Smaldino, Paul E.; Richerson, Peter J.

2012-01-01

370

First Case of Pulmonary Disease Caused by a Mycobacterium avium Complex Strain of Presumed Veterinary Origin in an Adult Human Patient  

PubMed Central

We report the first case of pulmonary disease caused by a strain of Mycobacterium avium complex of presumed veterinary origin in an elderly patient. All serial isolates were identified by multilocus sequence analysis based on rpoB, hsp65, and 16S rRNA fragments. Disease persisted despite macrolide-based combination antibiotic therapy.

Kim, Su-Young; Shin, Sung Jae; Lee, Nam Yong

2013-01-01

371

First case of pulmonary disease caused by a Mycobacterium avium complex strain of presumed veterinary origin in an adult human patient.  

PubMed

We report the first case of pulmonary disease caused by a strain of Mycobacterium avium complex of presumed veterinary origin in an elderly patient. All serial isolates were identified by multilocus sequence analysis based on rpoB, hsp65, and 16S rRNA fragments. Disease persisted despite macrolide-based combination antibiotic therapy. PMID:23554206

Kim, Su-Young; Shin, Sung Jae; Lee, Nam Yong; Koh, Won-Jung

2013-06-01

372

Multilocus sequence typing, pulsed-field gel electrophoresis, and fla short variable region typing of clonal complexes of Campylobacter jejuni strains of human, bovine, and poultry origins in Luxembourg.  

PubMed

Campylobacter jejuni is the most common cause of bacterial gastroenteritis in Luxembourg, with a marked seasonal peak during summer. The majority of these infections are thought to be sporadic, and the relative contribution of potential sources and reservoirs is still poorly understood. We monitored human cases from June to September 2006 (n = 124) by molecular characterization of isolates with the aim of rapidly detecting temporally related cases. In addition, isolates from poultry meat (n = 36) and cattle cecal contents (n = 48) were genotyped for comparison and identification of common clusters between veterinary and human C. jejuni populations. A total of 208 isolates were typed by sequencing the fla short variable region, macrorestriction analysis resolved by pulsed-field gel electrophoresis (PFGE), and multilocus sequence typing (MLST). We observed a high diversity of human strains during a given summer season. Poultry and human isolates had a higher diversity of sequence types than isolates of bovine origin, for which clonal complexes CC21 (41.6%) and CC61 (18.7%) were predominant. CC21 was also the most common complex found among human isolates (21.8%). The substantial concordance between PFGE and MLST results for this last group of strains suggests that they are clonally related. Our study indicates that while poultry remains an important source, cattle could be an underestimated reservoir of human C. jejuni cases. Transmission mechanisms of cattle-specific strains warrant further investigation. PMID:18931296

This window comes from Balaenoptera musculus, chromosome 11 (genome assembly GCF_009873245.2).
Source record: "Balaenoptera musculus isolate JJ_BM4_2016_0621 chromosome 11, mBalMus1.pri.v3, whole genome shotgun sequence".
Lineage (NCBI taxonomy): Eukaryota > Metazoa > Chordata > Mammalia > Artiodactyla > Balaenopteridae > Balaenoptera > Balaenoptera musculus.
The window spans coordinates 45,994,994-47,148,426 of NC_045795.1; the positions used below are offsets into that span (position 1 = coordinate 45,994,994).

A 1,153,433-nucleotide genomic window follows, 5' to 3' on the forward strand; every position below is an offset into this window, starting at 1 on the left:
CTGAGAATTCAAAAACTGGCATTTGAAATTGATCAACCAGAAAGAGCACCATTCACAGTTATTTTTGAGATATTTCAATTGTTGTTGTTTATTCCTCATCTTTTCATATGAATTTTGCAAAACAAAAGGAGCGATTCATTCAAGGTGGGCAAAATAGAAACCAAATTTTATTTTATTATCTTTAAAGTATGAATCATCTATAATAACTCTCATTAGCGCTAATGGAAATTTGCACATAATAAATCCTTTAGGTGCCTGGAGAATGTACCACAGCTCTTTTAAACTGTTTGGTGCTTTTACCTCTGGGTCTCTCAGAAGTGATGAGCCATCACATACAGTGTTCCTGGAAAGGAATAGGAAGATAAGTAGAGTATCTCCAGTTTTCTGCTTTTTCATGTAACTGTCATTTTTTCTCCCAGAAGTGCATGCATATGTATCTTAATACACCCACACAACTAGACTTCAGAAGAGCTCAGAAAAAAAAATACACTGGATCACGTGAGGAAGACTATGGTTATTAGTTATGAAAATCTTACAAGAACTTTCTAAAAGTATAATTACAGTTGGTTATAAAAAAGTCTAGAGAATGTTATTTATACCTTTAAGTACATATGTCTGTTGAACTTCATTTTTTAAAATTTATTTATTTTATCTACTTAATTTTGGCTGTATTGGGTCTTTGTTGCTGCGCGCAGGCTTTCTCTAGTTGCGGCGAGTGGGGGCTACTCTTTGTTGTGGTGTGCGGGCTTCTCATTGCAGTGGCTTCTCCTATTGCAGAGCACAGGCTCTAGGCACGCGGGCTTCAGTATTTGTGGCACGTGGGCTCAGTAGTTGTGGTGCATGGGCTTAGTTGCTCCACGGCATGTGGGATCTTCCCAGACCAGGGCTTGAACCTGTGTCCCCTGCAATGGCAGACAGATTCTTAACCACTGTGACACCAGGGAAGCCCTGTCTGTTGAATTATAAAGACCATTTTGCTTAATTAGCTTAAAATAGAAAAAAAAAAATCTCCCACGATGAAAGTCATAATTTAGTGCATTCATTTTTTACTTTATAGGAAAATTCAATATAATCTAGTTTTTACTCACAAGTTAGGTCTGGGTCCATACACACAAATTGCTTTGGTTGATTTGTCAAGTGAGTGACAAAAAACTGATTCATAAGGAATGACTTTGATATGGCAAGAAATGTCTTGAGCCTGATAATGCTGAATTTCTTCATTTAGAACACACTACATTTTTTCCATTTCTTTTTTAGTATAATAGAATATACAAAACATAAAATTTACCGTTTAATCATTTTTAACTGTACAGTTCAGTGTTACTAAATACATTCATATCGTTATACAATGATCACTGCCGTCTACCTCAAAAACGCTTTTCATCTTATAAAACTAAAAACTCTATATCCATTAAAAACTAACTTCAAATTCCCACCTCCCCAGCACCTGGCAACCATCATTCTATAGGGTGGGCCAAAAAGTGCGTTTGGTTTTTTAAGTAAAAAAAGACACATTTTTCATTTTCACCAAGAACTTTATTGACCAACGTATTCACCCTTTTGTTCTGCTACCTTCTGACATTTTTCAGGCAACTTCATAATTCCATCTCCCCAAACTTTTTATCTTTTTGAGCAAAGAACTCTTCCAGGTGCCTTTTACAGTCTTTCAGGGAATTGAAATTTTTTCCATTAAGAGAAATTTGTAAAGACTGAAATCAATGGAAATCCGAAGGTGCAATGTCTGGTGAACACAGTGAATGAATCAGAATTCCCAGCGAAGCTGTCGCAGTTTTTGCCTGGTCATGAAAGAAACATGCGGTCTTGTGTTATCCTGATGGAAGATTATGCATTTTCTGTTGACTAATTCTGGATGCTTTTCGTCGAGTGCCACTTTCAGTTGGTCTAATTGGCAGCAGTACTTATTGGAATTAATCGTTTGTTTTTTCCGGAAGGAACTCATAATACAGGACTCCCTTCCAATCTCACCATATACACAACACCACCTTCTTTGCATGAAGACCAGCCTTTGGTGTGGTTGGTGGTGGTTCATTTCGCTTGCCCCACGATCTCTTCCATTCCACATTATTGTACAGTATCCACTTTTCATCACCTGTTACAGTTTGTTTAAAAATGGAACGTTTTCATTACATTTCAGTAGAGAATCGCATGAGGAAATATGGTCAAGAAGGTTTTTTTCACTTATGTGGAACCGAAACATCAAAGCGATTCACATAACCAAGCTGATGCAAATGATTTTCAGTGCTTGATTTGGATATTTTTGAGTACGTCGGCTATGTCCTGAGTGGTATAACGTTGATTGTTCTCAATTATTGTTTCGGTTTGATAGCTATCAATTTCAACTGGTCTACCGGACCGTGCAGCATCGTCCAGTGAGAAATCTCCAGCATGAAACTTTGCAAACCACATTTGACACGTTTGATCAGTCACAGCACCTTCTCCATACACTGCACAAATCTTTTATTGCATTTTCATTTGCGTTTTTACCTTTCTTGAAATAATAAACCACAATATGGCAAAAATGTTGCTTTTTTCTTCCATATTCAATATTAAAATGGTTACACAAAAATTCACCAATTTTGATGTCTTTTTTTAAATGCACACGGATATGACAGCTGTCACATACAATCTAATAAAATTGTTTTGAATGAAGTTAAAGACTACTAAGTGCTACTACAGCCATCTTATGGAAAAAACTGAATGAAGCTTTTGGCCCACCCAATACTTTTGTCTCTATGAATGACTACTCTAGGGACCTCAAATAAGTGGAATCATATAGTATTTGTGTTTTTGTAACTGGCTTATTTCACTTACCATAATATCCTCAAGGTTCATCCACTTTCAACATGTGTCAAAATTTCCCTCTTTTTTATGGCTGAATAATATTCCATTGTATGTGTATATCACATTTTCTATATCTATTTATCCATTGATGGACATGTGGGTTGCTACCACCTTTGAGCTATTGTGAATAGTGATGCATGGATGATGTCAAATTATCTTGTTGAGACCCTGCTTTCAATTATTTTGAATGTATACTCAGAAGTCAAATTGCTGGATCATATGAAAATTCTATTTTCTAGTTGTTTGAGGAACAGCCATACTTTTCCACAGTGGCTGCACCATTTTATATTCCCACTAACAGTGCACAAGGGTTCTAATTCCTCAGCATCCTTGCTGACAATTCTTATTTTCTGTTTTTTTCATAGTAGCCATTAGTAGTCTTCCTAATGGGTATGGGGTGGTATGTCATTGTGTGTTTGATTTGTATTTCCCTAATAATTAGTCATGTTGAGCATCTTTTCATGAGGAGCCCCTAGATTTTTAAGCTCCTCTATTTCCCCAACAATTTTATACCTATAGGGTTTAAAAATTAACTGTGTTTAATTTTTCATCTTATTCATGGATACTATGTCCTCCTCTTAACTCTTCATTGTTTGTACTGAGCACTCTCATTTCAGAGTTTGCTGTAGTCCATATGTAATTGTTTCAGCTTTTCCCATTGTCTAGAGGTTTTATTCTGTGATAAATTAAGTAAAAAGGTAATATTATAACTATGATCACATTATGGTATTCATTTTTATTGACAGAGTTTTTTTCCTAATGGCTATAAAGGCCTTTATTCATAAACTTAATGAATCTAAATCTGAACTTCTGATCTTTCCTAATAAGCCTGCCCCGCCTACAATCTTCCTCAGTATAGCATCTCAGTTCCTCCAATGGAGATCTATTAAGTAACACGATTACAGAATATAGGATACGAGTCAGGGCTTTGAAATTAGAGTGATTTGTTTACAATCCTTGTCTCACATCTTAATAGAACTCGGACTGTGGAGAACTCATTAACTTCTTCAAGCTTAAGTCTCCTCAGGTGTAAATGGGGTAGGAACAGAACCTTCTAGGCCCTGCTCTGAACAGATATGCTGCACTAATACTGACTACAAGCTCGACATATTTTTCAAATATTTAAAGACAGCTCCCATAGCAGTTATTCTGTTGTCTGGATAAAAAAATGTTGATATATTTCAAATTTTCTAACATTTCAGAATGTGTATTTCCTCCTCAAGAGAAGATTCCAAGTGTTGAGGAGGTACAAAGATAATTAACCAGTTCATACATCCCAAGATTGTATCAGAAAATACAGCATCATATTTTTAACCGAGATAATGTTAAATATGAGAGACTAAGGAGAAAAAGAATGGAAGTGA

Ragimbeau, Catherine; Schneider, François; Losch, Serge; Even, Jos; Mossong, Joël

2008-12-01

373

Whole-Genome Analysis of a Rare Human Korean G3P[9] Rotavirus Strain Suggests a Complex Evolutionary Origin Potentially Involving Reassortment Events between Feline and Bovine Rotaviruses  

PubMed Central